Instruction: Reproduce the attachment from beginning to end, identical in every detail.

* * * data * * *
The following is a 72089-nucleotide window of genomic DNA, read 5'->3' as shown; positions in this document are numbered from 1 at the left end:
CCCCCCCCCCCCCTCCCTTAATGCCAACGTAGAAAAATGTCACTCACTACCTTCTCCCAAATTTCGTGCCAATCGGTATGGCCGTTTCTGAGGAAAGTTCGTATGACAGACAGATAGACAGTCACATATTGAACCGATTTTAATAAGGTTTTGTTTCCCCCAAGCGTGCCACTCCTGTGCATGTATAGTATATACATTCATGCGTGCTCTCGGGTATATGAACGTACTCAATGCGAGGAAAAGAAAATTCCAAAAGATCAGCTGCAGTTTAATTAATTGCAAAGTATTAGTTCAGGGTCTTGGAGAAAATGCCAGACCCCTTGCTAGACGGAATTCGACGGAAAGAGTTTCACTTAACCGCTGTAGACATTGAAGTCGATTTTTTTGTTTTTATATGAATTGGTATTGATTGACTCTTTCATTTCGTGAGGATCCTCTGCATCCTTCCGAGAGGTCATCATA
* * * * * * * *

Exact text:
The following is a 72089-nucleotide window of genomic DNA, read 5'->3' as shown; positions in this document are numbered from 1 at the left end:
CCCCCCCCCCCCCTCCCTTAATGCCAACGTAGAAAAATGTCACTCACTACCTTCTCCCAAATTTCGTGCCAATCGGTATGGCCGTTTCTGAGGAAAGTTCGTATGACAGACAGATAGACAGTCACATATTGAACCGATTTTAATAAGGTTTTGTTTCCCCCAAGCGTGCCACTCCTGTGCATGTATAGTATATACATTCATGCGTGCTCTCGGGTATATGAACGTACTCAATGCGAGGAAAAGAAAATTCCAAAAGATCAGCTGCAGTTTAATTAATTGCAAAGTATTAGTTCAGGGTCTTGGAGAAAATGCCAGACCCCTTGCTAGACGGAATTCGACGGAAAGAGTTTCACTTAACCGCTGTAGACATTGAAGTCGATTTTTTTGTTTTTATATGAATTGGTATTGATTGACTCTTTCATTTCGTGAGGATCCTCTGCATCCTTCCGAGAGGTCATCATA